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US women progress to PhD at same rate as men

The received wisdom that women are more likely than men to drop out of academia at every stage of a scientific career is now false, psychologists say — at least in the United States. An analysis of survey data finds that, since the 1990s, men and women in the country have converted their bachelor’s degrees […]

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Bigger is not better when it comes to lab size

To publish the most papers, labs should ideally have 10 to 15 members, according to a much-discussed study in Peer J PrePrints. Adding more and more graduate students and postdocs beyond that number does not guarantee a continued rise in high-impact papers, the study found, partly because the extra workers tend to be much less […]

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US precision-medicine proposal sparks questions

During his State of the Union address to Congress on 20 January, President Barack Obama announced a programme called the Precision Medicine Initiative. “I want the country that eliminated polio and mapped the human genome to lead a new era of medicine —  one that delivers the right treatment at the right time,” he said. […]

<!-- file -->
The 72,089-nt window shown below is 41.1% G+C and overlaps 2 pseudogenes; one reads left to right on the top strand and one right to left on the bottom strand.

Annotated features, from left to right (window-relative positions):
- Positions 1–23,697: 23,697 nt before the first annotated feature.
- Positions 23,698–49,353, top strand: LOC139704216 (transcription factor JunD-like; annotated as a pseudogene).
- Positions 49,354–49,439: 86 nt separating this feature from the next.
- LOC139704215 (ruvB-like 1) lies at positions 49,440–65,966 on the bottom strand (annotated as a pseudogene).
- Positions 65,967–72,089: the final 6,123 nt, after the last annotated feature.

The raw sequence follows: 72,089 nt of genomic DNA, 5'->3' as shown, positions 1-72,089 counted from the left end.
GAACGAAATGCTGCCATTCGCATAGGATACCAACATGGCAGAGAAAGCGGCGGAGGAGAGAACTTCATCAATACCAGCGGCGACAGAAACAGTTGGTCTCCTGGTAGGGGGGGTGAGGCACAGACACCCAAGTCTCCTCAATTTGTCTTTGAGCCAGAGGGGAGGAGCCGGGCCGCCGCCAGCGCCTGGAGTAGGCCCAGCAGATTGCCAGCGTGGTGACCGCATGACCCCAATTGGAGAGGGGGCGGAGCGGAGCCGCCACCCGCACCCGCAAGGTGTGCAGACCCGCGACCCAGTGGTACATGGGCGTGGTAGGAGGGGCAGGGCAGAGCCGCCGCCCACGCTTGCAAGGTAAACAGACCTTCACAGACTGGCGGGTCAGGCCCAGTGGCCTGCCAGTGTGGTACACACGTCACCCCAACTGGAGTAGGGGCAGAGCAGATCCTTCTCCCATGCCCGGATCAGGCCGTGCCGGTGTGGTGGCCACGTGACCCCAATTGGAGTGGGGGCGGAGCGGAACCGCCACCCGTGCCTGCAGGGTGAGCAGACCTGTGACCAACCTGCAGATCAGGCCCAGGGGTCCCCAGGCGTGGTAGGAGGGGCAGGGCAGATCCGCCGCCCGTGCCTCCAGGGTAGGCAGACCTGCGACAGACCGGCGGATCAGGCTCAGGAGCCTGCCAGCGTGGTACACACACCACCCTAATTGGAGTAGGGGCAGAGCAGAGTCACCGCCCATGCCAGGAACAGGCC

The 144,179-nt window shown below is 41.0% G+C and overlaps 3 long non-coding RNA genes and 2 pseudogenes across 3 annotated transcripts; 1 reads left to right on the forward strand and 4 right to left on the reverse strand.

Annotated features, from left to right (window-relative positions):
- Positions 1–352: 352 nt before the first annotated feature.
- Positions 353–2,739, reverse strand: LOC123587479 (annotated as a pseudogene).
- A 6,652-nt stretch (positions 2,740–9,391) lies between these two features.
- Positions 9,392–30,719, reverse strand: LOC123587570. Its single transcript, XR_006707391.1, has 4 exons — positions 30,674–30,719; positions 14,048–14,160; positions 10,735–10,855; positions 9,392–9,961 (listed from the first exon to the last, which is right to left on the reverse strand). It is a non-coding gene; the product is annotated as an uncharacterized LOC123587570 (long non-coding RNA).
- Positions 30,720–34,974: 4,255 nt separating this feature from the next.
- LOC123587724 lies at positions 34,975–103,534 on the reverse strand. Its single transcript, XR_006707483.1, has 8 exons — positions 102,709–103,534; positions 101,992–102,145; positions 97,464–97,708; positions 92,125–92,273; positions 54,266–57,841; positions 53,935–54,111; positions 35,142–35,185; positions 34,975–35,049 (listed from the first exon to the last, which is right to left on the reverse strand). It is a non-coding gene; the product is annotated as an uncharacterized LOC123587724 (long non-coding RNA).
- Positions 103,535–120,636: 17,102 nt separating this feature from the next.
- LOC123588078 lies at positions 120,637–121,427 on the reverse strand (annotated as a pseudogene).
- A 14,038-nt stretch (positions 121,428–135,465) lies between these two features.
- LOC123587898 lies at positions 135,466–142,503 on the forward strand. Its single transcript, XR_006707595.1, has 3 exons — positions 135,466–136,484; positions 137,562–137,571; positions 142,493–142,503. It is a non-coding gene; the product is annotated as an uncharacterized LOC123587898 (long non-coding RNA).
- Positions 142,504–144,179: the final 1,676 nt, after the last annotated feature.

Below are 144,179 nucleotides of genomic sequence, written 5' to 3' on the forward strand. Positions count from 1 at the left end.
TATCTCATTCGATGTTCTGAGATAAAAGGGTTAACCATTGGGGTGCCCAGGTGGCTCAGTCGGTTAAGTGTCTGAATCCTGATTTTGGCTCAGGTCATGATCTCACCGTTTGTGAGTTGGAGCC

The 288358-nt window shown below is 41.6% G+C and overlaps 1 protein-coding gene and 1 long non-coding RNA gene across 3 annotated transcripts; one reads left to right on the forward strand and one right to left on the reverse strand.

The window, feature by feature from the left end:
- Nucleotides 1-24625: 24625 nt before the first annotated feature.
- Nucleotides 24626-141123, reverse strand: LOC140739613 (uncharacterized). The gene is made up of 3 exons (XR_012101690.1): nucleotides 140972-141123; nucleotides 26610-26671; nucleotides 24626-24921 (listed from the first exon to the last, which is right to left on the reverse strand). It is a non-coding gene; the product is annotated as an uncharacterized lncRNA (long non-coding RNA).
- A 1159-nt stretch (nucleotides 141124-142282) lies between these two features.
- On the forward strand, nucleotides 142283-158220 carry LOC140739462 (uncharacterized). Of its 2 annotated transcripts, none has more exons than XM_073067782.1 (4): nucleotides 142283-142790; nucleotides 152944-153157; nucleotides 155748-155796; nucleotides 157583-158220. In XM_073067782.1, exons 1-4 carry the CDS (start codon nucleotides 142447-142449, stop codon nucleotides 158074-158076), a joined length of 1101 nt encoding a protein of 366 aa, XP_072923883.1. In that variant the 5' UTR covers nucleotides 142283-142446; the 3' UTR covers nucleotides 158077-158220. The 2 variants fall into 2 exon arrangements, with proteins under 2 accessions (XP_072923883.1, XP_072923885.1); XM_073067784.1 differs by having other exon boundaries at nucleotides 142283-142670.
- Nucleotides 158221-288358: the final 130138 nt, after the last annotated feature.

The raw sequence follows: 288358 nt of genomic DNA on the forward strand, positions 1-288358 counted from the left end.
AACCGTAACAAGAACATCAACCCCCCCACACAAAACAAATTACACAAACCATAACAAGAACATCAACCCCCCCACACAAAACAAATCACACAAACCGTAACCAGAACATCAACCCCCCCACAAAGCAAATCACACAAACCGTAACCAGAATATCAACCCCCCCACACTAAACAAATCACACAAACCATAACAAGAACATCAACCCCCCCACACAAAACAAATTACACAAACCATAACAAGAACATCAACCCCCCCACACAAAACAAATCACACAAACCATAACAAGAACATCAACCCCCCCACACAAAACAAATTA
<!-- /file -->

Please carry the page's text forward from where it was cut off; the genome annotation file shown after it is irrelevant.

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* Wolf cull will not save threatened Canadian caribou

Boreal caribou populations have declined as industrial activity in Canada’s boreal forest has increased. Since 2005, the Canadian government has shot nearly 1,000 wolves to protect a herd of threatened boreal caribou in the forests of Alberta, Canada. But a recent study suggests that this approach has limited benefit. It is enough to keep the […]

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* US lawmakers seek to revamp biomedical research

Days after the White House announced a new precision-medicine initiative, an influential group of US lawmakers has released its own wish list for biomedical research. On 27 January, several members of the House of Representatives released the first draft of their long-anticipated proposal to speed the translation of research into medicine. The effort, known as […]

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* The focus on bibliometrics makes papers less useful

How do we recognize a good scientist? There is an entire industry — bibliometrics — that would have us believe that it is easy: count journal articles, sort them according to the impact factors of the journals, and count all the citations. Science managers and politicians seem especially fond of such ways to assess ‘scientific […]

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US budget deal gives small increases to research